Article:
pinguis

Contents

LatinEdit

EtymologyEdit

From Proto-Indo-European *poid- ‎(to abound in water, milk, or fat), from Proto-Indo-European *poi- ‎(sap, juice). Cognate with German feist ‎(fatted, plump, obese). Related also to Dutch vet ‎(fat), German fett ‎(fat, corpulent), Swedish fet ‎(fat, oily, fatty), Icelandic feitur ‎(fat).

PronunciationEdit

AdjectiveEdit

pinguis m, f ‎(neuter pingue); third declension

  1. fat, plump
  2. thick, dense
  3. (of taste) dull, insipid, not pungent
  4. (of wine) oily, rich, full-bodied
  5. (of land) fertile, rich
  6. (figuratively, of the mind) heavy, dull, stupid, obtuse
  7. (figuratively) bold, strong
  8. (figuratively) quiet, comfortable, easy

InflectionEdit

Third declension.

Number Singular Plural
Case / Gender Masc./Fem. Neuter Masc./Fem. Neuter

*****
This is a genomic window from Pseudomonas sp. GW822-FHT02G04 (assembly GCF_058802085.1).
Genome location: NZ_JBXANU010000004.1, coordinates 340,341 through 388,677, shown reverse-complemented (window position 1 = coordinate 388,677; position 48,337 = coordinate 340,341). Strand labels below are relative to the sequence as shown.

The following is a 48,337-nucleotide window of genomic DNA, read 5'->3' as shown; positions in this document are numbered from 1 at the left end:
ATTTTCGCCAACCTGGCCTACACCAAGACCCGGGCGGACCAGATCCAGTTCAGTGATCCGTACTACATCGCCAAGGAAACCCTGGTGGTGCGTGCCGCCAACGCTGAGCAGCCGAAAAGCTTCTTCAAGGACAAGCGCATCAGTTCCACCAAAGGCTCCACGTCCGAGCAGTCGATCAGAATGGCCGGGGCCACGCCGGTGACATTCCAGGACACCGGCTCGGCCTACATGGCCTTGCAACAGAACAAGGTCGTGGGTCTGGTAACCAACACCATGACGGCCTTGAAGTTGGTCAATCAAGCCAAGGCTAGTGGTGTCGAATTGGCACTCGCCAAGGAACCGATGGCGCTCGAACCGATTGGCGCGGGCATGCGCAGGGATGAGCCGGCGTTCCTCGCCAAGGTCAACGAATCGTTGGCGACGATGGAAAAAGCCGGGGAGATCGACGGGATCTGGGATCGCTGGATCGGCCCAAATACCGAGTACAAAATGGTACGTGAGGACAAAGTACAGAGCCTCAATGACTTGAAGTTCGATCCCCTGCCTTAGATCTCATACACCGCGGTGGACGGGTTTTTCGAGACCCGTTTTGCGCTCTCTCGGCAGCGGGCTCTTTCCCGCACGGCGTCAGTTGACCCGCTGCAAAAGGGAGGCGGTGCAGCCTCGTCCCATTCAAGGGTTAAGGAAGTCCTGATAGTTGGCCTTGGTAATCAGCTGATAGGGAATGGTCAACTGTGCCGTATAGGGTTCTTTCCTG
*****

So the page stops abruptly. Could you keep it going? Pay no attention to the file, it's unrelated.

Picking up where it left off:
nominative pinguis pingue pinguēs pinguia
genitive pinguis pinguium
dative pinguī pinguibus
accusative pinguem pingue pinguēs pinguia
ablative pinguī pinguibus
vocative pinguis pingue pinguēs pinguia

SynonymsEdit

Derived termsEdit

DescendantsEdit

ReferencesEdit

  • pinguis” in Charlton T. Lewis & Charles Short, A Latin Dictionary, Oxford: Clarendon Press, 1879.
  • pinguis” in Félix Gaffiot (1934), Dictionnaire Illustré Latin-Français, Paris: Hachette.
  • Meissner, Carl; Auden, Henry William (1894) Latin Phrase-Book[1], London: Macmillan and Co.
    • with no intelligence or skill: crassa or pingui Minerva (proverb.)
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